A gap of good weather opened up for the record 114-boat fleet which gathered for the 10th anniversary of Sail Port Stephens, a classic event in Australia’s New South Wales. It began with things calming down for the feeder race from Newcastle on Sunday, and just kept getting better. The best was left for the last day of racing on the following Sunday, April 9, before a blustery 40 knot Westerly took charge that night and into the following day. Indeed the highlight for many was Saturday’s passage race, which offered mild breezes from the Northeast and numerous opportunities to take in the glorious scenery of Tomaree Head and Cabbage Tree Island.
North Sails was proud to support the owners and their crews as they undertake their passion. Whether sailing on board, assisting with trim and tune, or completing overnight repairs, the North Sails team is committed to ensuring sailors get the best from their time on the water and importantly, their sails!
Four North Sails team members participated in this year’s event, racing on different boats at different times. Michael Coxon, Alby Pratt, Billy Sykes, and Nick Beaudoin would like to thank their clients for the opportunity to sail with them, and experience racing from a number of unique vantage points.
Racing for the Commodore’s Cup in performance cruising, Rob Aldis’ new and very stylish Azuree 46, which was penned by Rob Humphreys, secured an impressive third place on debut. ‘Kayimai’ featured North Sails 3Di working sails, a NPL code zero and NPC A1.5 asymmetric spinnaker. Greg Wilkins’ Archambault 32, ‘Esprit’ was celebrated a daily win with great gusto. North Sails Alby Pratt sailed with Anthony Bishop on the Dehler 38, ‘Rocksalt’ for the first half of the regatta from Monday to Wednesday.
The Super 12’s were bristling with power, really shining when the breeze got into the 12-14 knot range towards the end of the regatta. Brad Sewell’s Melges 32, ‘Breezin’, had North Sails Scott Beeby on board. Mark Griffith had his distinctively shaped, and equally memorably named Ker 40, ‘Showtime’ out there punching away. Adrian Walters had an impressive spinnaker on Shaw 11m, ‘Little Nico‘, grabbing your eyes from every angle on the course, even if it was simply returning back through the heads.
Just before the last race, Walter Lewin’s Farr 400 Vento was interfered with on the start line by another craft, and it did take some gel coat off. What it did not do was deter the crew, who assessed the damage, gave the thumbs up when asked if they were OK and then set about sailing well, especially downwind under their brand new A2 flying off their bowsprit.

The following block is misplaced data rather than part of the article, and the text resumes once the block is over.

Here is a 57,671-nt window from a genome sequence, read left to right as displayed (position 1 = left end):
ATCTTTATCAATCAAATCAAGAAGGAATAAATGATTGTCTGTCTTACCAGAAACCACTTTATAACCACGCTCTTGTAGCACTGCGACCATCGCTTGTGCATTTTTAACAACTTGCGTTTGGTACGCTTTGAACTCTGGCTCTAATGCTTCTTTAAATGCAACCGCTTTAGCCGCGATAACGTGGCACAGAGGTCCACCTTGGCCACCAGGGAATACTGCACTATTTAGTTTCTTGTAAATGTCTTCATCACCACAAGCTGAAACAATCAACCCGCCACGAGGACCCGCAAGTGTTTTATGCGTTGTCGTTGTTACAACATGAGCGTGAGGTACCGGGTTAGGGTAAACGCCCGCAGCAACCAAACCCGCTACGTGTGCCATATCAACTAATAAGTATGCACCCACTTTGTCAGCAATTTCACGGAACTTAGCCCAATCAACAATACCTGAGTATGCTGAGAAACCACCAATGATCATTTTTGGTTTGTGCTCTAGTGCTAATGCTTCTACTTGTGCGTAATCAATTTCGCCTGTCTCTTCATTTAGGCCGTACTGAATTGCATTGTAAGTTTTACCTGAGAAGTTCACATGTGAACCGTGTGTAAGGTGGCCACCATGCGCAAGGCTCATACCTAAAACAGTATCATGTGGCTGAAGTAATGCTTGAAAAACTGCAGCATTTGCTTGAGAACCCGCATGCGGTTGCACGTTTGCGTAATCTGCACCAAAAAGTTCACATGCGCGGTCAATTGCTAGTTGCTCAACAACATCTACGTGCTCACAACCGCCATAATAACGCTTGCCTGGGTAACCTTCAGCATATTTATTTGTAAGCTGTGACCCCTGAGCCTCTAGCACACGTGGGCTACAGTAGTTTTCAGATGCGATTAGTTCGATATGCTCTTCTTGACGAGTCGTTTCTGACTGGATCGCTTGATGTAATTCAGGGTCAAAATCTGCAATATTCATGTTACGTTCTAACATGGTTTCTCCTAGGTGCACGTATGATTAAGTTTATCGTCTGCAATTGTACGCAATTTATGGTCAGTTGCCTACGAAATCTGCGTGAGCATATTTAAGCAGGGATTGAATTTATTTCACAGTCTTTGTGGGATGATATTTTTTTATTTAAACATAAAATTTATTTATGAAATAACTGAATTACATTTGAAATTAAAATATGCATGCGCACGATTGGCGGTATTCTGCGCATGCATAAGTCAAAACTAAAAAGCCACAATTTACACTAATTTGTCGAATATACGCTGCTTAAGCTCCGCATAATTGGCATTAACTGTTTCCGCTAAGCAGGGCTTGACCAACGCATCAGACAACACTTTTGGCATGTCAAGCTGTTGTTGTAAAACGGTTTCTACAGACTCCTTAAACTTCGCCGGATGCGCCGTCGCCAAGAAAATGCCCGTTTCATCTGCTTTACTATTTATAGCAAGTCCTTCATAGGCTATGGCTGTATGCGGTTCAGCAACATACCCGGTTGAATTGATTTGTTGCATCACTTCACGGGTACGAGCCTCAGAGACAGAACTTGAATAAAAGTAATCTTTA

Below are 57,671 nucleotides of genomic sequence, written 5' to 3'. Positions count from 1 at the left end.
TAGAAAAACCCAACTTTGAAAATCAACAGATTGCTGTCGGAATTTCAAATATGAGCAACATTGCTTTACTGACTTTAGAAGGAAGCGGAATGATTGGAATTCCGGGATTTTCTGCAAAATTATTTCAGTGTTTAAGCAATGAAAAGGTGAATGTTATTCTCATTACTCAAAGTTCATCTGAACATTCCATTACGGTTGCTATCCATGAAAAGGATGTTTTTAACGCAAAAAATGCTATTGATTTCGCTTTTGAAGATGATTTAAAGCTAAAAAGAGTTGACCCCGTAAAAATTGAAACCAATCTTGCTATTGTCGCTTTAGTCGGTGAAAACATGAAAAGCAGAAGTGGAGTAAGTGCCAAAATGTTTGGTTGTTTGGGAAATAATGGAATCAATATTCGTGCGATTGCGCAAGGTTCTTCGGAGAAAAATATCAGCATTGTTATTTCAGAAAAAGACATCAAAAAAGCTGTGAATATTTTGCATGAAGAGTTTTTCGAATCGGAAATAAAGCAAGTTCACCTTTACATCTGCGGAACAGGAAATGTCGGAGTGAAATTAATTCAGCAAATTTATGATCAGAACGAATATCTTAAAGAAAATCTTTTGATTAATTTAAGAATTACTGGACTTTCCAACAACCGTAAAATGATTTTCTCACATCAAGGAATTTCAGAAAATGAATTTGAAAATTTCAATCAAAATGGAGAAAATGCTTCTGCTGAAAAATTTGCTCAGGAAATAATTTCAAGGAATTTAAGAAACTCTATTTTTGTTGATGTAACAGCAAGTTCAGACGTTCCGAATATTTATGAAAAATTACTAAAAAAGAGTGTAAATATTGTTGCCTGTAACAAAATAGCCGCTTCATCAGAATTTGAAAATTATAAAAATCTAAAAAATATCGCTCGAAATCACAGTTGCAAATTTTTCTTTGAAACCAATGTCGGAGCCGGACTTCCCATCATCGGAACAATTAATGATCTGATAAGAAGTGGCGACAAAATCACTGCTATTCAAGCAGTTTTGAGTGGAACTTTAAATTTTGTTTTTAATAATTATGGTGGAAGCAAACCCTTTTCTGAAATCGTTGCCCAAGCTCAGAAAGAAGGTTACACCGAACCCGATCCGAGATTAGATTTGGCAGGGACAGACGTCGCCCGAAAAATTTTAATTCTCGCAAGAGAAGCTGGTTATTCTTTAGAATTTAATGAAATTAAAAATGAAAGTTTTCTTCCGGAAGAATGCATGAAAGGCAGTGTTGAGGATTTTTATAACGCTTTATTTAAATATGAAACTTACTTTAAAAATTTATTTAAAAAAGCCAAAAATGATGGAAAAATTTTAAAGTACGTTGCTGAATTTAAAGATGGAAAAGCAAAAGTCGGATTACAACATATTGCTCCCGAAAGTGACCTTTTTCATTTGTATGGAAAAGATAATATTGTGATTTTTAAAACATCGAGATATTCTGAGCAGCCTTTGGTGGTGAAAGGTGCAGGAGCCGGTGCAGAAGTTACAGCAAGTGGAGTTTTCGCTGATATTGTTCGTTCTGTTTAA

The racing in IRC division II was predictably hot. Gerry Hatton’s MAT 1245, ‘Bushranger‘, nearly secured the win on the last day, needing only to scrape home by a point. Alas, they tied with Bob Cox’s DK46, ‘Nine Dragons‘, who beat Bushranger by just 11 seconds on corrected time in the final race.
It was great to see Tony Kirby back out on the water, and he brought his sleek Ker 46, ‘Patrice‘, to the regatta for IRC Division One. North Sails Certified Service Manager Nick Beaudoin was onboard and commented,
“Tony could not be happier with our result at Port Stephens. The yacht has had a few modifications below the water line and now it’s all coming together. Patrice had new crew Richard Allanson and David Chapman onboard, who delivered a superb debut performance. Although we’re smaller than the TP52’s, we found this to be to our advantage in the shifty conditions”. Patrice’s crew was constantly improving and saved their best performance for the last day which brought much lighter conditions where they enjoyed the power delivered by their 3Di jibs and A1.5 and A2 kites.”
Aaron Rowe’s TP52, ‘RKO’ (Reverse Knockout Option), was sailed near faultlessly to comfortably win IRC division. 1. Even when starting second row and to leeward, they set about their work, climbed back on top to secure yet another win for the regatta. As a mark of respect for the regatta and the competition, the whole crew was on hand to collect the trophy. Well-done team!
Matt Allen’s TP52, ‘Ichi Ban’, left Sydney with her offshore mast in place. They had not sailed her since the Sydney Hobart Race and were perhaps a little under-prepared in that regard. It certainly did not stop them from trying, and when they found the right gear, they certainly had more than enough hustle to streak ahead. Alas, that was not often enough to match her very high rating. Billy Sykes sails on Ichi Ban, and commented,
“Yes it was hard to tune the stiff offshore rig, and with no sailing since the Hobart, and in often trying conditions it meant we just could not get the results we expected. Finding the sweet spot was a bit hit and miss, but we certainly got better as the regatta went on, with the Sunday seeing us perform the best yet. We also had a crew in different positions, with one of the changes not having Wade Morgan being available, due to the birth of his son on Saturday.”
An impressive story to come out of it all is the large tear that appeared along the foot of one of Ichi Ban’s kites. It was replaced smartly at the time, but later than night, Billy and Nick drove an hour down to their agent’s loft in Newcastle to apply proper repairs. Given the forecast, they knew it would need it next day. Directly after racing on Sunday the guys put the offshore boom back on, and set the entire boat up for going back to sea. The very next morning she headed North in readiness for the Brisbane to Gladstone race which started on Good Friday. Hoping for a strong Southeasterly, Billy would be sailing on Ichi Ban, and Mark Bradford and Vaughan Prentice from the North Sails Brisbane loft were sailing aboard Black Jack.